We investigate the impact of CEO’s compensation-based and promotion-based incentives on firm performance in China, where the CEOs of most state-owned enterprises are government appointed and thus face dual incentives. We find that both monetary and political incentives are positively related to firm performance. More important, we pinpoint a substitution effect: the monetary compensation-based incentive is weaker when CEO incentives are heavily driven by political career concerns. Overall, the evidence suggests that, via a competitive arena in the external political job market, promotion helps mitigate weak incentives for CEOs in China. State control or political connection is not necessarily inconsistent with good economic incentives.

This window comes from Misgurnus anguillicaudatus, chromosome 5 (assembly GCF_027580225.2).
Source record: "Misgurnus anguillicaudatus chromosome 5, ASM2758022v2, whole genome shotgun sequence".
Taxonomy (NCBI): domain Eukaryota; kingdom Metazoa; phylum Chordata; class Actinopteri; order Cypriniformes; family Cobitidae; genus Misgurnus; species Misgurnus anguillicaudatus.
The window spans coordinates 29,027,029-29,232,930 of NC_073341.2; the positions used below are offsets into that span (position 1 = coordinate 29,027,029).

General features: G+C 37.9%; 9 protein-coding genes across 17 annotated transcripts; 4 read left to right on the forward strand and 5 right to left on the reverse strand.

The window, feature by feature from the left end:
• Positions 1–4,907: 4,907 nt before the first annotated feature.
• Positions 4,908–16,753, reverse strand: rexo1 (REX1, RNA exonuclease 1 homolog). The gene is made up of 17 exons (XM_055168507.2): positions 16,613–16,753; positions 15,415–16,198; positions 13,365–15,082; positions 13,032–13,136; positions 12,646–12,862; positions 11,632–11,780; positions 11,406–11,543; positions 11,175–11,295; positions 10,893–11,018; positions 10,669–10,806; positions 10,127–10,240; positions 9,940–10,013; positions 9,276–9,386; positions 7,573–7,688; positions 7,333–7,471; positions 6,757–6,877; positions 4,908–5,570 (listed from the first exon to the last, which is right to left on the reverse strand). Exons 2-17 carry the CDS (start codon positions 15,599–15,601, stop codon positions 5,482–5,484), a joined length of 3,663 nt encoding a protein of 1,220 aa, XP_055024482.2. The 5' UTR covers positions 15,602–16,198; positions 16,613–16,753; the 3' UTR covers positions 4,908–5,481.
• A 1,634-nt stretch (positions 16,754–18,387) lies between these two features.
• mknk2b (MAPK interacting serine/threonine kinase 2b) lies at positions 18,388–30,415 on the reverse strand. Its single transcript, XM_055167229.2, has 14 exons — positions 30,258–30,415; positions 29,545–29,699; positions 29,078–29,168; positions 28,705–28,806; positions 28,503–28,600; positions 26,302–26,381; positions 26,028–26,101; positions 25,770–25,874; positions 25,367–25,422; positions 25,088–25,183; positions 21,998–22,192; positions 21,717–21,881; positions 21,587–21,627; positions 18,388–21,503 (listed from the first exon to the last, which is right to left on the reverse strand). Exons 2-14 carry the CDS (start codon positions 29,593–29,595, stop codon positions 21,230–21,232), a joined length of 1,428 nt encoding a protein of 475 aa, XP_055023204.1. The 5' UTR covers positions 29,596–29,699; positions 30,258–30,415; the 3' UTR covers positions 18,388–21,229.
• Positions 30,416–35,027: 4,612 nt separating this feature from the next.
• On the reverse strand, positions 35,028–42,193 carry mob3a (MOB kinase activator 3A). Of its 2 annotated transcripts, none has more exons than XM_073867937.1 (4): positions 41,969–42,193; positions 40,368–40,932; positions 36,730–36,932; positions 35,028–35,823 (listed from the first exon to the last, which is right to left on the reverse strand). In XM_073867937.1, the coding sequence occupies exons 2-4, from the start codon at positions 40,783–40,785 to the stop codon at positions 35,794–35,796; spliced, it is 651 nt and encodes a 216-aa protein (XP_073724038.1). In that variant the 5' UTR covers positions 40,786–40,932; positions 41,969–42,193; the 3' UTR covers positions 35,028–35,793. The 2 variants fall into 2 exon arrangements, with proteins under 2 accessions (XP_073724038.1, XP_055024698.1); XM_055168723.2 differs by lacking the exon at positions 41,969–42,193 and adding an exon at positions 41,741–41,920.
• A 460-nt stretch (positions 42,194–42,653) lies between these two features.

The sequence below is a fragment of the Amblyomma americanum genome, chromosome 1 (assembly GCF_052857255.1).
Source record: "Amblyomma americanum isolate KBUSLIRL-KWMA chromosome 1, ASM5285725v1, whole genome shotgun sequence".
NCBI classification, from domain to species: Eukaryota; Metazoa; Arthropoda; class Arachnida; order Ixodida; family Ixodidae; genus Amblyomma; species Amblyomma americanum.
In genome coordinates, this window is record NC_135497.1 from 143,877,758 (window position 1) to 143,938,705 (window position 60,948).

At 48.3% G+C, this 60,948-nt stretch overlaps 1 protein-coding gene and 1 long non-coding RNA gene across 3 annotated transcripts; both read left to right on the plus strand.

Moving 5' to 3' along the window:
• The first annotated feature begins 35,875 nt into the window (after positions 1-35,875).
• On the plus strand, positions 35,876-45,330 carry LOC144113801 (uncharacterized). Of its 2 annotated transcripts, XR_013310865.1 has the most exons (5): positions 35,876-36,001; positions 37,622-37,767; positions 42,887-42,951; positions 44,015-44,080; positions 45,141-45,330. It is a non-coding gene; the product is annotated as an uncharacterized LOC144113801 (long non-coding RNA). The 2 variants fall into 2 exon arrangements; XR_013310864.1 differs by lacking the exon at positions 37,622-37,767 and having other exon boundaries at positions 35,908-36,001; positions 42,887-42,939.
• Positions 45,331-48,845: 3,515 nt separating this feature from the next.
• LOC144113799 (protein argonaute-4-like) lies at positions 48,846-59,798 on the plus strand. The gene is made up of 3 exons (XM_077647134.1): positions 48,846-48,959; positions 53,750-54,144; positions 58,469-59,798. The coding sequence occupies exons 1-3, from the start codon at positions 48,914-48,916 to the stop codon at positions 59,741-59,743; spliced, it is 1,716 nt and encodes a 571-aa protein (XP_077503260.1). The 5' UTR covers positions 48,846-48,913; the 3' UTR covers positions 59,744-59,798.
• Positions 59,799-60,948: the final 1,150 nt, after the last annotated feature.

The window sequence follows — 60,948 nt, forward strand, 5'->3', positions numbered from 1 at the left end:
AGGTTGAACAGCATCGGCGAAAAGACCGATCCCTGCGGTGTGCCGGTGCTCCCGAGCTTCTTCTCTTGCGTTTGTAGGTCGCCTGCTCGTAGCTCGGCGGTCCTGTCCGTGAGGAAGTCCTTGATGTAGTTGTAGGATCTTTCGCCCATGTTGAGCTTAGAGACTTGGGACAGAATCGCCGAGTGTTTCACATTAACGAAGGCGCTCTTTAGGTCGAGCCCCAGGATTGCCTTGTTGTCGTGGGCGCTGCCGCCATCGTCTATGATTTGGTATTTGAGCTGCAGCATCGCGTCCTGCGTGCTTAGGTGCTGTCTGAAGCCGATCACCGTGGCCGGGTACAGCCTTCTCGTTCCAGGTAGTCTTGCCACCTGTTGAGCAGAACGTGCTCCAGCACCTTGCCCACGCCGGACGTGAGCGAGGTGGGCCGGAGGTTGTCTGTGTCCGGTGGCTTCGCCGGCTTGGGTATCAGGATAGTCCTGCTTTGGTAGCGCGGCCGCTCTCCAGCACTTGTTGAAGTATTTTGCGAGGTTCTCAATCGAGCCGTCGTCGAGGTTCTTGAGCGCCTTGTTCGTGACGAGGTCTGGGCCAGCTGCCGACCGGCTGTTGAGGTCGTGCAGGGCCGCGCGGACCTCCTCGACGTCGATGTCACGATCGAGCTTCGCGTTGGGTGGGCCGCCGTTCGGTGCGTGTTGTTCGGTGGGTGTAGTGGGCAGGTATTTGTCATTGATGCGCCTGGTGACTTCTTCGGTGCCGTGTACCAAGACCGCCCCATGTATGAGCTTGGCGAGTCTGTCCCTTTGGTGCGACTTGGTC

Managerial incentives, political promotion, firm performance, CEO compensation
Human Resources Management
Organisational Behaviour and Human Resources
CAO, Xiaping Jerry; LEMMON, MICHAEL; TIAN, GARY; and PAN, XIAOFEI.
Political Promotion, Ceo Compensation, and Their Effect on Firm Performance. (2009). Research Collection Lee Kong Chian School Of Business.
Available at: http://ink.library.smu.edu.sg/lkcsb_research/1816